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Experience With Thoracoscopic Pneumonectomies at a Single Institution

Kim, Anthony W. MD; Fonseca, Annabelle L. MBBS; Boffa, Daniel J. MD; Detterbeck, Frank C. MD

Innovations:Technology and Techniques in Cardiothoracic and Vascular Surgery: March/April 2014 - Volume 9 - Issue 2 - p 82–86
doi: 10.1097/IMI.0000000000000058
Original Articles

Objective The aim of this study was to review a single-institution experience with video-assisted thoracoscopic pneumonectomy (VATP).

Methods From July 2008 through December 2012, the medical records of all patients undergoing pneumonectomy (total and completion) for lung cancer were reviewed. Clinical parameters were recorded and analyzed.

Results During this period, 16% (7/45) of pneumonectomies for malignancy were performed thoracoscopically. Patient selection was performed in the context of a multidisciplinary tumor board. Of the seven VATPs, five were standard (Video 1, available at and two were completion pneumonectomies (Video 2, available at Indications were primary lung cancer in six (three adenocarcinoma, one squamous carcinoma, one large cell neuroendocrine carcinoma, and one mixed adenocarcinoma cell and small cell lung carcinoma) and metastatic esophageal cancer in one patient. Preoperative selection was based on unfavorable location of the primary tumor, which excluded the possibility of a lesser resection such as sleeve resection while permitting an R0 resection by pneumonectomy. Pathologic staging was consistent with clinical staging except for one patient who was upstaged. There were four complications: atrial fibrillation, pneumonia, and two bronchopleural fistulas. The median length of stay was 4 days (excluding one outlier). Distant disease recurrence occurred in one patient. Kaplan-Meier survival at 24 months was 75%.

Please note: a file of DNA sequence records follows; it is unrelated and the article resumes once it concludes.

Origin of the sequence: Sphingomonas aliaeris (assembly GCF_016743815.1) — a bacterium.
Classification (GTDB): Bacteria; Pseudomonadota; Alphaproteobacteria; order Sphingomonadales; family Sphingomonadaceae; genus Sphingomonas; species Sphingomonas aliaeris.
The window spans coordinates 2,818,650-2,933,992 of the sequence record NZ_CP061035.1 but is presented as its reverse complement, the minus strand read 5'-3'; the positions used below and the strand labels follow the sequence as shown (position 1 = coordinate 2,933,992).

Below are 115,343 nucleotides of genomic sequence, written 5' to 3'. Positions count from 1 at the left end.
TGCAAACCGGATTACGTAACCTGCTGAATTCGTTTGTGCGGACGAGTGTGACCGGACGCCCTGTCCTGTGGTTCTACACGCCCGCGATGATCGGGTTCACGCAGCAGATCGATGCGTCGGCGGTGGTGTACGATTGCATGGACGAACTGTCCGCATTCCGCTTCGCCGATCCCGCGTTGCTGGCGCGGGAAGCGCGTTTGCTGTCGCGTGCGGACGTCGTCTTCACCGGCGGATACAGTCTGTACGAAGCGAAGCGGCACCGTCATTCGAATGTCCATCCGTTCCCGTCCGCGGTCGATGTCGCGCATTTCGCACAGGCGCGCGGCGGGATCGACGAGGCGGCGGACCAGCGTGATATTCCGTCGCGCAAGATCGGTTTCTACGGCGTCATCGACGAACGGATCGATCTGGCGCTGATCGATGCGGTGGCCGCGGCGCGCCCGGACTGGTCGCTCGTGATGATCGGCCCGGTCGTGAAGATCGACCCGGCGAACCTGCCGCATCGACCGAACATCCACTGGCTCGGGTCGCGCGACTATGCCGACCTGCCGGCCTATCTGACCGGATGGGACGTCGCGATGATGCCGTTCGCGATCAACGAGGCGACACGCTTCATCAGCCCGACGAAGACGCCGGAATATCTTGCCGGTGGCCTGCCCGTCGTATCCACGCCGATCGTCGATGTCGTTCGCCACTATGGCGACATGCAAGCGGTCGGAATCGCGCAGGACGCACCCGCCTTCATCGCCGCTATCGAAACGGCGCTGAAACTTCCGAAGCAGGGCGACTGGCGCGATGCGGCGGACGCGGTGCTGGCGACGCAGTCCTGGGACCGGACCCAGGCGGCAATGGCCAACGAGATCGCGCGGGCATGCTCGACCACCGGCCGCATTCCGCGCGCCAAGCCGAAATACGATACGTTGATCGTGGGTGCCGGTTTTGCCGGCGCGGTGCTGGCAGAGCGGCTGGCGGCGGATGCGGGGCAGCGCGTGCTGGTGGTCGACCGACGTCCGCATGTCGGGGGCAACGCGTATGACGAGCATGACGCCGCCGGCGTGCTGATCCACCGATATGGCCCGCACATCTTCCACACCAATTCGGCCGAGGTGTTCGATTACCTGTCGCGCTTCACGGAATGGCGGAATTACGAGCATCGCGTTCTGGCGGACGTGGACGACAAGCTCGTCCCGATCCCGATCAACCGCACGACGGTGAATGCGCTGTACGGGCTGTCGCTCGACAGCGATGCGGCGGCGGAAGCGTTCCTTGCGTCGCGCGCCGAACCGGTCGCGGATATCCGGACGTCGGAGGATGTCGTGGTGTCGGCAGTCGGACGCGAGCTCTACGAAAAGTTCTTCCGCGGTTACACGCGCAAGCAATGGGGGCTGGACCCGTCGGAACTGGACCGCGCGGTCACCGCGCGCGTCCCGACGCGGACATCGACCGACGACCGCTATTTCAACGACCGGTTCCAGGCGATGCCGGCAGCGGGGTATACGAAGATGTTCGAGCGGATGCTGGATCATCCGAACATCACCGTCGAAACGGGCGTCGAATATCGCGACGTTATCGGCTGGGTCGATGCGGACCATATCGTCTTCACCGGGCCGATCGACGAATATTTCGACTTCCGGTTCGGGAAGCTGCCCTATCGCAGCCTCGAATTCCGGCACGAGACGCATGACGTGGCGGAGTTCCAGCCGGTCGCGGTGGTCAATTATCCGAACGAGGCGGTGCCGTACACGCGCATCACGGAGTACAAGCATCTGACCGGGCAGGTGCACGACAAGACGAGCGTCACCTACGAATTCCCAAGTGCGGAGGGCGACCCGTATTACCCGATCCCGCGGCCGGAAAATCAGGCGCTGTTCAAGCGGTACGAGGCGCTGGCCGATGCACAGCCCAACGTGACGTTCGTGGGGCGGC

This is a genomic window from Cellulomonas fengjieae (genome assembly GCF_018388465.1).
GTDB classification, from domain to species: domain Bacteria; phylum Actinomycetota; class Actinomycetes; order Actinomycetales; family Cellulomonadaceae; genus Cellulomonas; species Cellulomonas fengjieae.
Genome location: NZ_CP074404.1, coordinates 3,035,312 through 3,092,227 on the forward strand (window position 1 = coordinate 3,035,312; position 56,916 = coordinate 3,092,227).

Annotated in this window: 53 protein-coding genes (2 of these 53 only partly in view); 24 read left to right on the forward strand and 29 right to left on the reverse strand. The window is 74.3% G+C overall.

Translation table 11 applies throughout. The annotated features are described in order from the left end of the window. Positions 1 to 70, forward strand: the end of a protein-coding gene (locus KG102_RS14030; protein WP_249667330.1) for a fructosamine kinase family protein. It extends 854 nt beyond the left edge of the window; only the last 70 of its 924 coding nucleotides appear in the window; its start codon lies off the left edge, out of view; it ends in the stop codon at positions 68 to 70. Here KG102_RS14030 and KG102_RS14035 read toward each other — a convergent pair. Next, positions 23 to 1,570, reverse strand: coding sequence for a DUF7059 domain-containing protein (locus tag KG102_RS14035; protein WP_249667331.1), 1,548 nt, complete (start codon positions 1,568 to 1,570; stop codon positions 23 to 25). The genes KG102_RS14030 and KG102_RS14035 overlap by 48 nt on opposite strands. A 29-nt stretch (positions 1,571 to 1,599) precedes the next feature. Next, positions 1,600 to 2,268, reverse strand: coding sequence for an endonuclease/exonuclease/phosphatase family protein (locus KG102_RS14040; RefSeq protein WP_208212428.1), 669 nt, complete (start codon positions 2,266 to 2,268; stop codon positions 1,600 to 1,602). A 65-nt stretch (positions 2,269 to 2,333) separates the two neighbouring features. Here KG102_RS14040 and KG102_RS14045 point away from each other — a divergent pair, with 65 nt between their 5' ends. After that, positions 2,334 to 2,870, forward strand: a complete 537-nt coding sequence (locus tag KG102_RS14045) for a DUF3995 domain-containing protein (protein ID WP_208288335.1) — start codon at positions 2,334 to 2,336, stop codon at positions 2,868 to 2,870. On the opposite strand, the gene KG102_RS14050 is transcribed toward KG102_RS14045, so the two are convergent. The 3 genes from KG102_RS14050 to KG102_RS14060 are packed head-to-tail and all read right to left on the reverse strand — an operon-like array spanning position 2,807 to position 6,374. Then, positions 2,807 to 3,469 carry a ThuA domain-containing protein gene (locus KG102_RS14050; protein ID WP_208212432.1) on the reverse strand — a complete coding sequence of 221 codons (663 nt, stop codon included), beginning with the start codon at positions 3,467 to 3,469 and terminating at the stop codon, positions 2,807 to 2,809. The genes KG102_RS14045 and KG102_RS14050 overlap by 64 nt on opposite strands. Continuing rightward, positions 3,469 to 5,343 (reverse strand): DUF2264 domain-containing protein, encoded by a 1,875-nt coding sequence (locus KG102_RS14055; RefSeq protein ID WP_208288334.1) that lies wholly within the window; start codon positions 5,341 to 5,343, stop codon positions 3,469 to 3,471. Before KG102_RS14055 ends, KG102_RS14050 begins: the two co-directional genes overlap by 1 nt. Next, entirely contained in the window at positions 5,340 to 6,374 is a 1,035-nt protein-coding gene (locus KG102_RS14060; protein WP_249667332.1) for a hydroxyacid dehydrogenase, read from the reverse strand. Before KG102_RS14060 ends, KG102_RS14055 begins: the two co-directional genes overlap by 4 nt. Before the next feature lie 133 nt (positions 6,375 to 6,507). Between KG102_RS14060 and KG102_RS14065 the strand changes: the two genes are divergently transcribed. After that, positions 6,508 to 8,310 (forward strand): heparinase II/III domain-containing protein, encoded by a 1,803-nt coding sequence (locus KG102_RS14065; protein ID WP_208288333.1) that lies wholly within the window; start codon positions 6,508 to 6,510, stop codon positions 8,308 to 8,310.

Conclusions Introduction of VATP into the armamentarium of the experienced thoracoscopic surgeon is feasible with acceptable outcomes and a complication profile that is not dissimilar to the open pneumonectomy experience. Greater experience with this approach should provide additional data to more objectively evaluate the merits of this approach.

Supplemental digital content is available in the text.

From the Section of Thoracic Surgery, Yale School of Medicine, New Haven, CT USA.

Accepted for publication December 19, 2013.

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Presented at the Annual Scientific Meeting of the International Society for Minimally Invasive Cardiothoracic Surgery, June 12–15, 2013, Prague, Czech Republic.

Disclosure: The authors declare no conflicts of interest.

Address correspondence and reprint requests to Anthony W. Kim, MD, Section of Thoracic Surgery, Yale University School of Medicine, 330 Cedar St, BB 205, New Haven, CT 06520 USA. E-mail:

©2014 by the International Society for Minimally Invasive Cardiothoracic Surgery